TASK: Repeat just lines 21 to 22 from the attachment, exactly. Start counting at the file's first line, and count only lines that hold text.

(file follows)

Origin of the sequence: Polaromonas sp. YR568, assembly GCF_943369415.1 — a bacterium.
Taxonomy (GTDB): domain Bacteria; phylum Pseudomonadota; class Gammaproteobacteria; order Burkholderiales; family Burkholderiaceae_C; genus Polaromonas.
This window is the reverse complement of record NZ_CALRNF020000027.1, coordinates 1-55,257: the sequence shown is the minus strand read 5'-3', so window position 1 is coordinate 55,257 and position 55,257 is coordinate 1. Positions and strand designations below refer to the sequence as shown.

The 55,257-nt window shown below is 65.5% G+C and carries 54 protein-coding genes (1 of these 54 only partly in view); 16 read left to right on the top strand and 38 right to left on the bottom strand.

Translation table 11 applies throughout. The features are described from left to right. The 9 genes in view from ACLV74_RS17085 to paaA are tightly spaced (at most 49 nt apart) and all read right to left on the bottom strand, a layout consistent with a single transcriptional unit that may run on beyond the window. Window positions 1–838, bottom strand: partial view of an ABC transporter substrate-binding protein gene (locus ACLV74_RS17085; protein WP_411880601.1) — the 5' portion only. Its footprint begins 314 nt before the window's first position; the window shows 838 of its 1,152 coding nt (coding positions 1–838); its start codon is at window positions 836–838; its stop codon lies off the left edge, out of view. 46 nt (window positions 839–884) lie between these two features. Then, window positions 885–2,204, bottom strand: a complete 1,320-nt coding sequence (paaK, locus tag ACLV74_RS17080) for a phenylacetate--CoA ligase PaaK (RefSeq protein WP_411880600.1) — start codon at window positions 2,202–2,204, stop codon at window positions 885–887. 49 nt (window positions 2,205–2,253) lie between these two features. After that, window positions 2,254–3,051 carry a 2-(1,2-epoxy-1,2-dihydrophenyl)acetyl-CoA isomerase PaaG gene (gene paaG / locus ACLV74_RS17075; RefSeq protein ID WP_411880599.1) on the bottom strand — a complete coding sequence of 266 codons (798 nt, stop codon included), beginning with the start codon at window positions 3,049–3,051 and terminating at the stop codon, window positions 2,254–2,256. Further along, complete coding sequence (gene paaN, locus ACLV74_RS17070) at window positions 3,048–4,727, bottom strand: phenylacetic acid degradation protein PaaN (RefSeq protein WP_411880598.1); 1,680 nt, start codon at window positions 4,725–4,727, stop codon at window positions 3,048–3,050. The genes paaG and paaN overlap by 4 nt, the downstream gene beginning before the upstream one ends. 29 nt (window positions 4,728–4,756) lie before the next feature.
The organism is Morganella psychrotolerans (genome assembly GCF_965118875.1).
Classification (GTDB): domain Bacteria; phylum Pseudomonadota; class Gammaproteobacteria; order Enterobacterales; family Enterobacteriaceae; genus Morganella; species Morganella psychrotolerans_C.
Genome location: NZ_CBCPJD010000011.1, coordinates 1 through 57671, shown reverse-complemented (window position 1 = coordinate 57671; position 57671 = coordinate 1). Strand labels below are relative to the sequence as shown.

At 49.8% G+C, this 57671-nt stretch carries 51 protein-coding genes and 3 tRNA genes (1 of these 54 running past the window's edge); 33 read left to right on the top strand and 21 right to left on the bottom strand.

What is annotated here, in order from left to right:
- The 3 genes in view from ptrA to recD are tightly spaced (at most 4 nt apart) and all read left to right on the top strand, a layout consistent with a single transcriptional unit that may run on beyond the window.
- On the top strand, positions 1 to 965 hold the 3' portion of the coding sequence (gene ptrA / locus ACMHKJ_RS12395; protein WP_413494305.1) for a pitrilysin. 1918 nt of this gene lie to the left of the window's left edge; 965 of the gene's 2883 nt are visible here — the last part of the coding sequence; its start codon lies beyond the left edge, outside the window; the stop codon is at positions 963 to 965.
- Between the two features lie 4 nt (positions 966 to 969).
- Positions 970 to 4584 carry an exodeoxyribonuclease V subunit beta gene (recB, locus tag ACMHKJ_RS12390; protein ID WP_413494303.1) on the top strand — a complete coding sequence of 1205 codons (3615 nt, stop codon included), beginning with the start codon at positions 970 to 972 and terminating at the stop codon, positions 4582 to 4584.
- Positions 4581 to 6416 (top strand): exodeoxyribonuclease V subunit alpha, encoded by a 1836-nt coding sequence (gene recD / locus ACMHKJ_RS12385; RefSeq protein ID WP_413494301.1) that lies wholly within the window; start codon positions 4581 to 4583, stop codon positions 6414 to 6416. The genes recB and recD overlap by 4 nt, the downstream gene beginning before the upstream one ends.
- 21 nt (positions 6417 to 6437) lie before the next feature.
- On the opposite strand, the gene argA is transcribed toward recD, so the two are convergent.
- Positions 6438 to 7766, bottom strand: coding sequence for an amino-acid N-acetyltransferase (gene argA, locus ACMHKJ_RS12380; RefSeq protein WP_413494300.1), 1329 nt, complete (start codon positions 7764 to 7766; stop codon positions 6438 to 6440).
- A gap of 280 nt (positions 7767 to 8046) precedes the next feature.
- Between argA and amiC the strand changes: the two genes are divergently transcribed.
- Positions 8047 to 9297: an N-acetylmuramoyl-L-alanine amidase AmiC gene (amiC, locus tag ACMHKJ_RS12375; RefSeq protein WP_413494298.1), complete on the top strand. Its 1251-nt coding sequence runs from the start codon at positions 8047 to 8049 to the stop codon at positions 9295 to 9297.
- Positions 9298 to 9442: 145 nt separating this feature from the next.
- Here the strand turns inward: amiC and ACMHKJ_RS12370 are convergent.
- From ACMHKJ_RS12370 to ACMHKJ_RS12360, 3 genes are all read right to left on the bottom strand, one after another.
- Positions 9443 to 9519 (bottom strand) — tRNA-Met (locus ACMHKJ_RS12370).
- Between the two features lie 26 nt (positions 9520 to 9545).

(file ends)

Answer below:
- Positions 8047 to 9297: an N-acetylmuramoyl-L-alanine amidase AmiC gene (amiC, locus tag ACMHKJ_RS12375; RefSeq protein WP_413494298.1), complete on the top strand. Its 1251-nt coding sequence runs from the start codon at positions 8047 to 8049 to the stop codon at positions 9295 to 9297.
- Positions 9298 to 9442: 145 nt separating this feature from the next.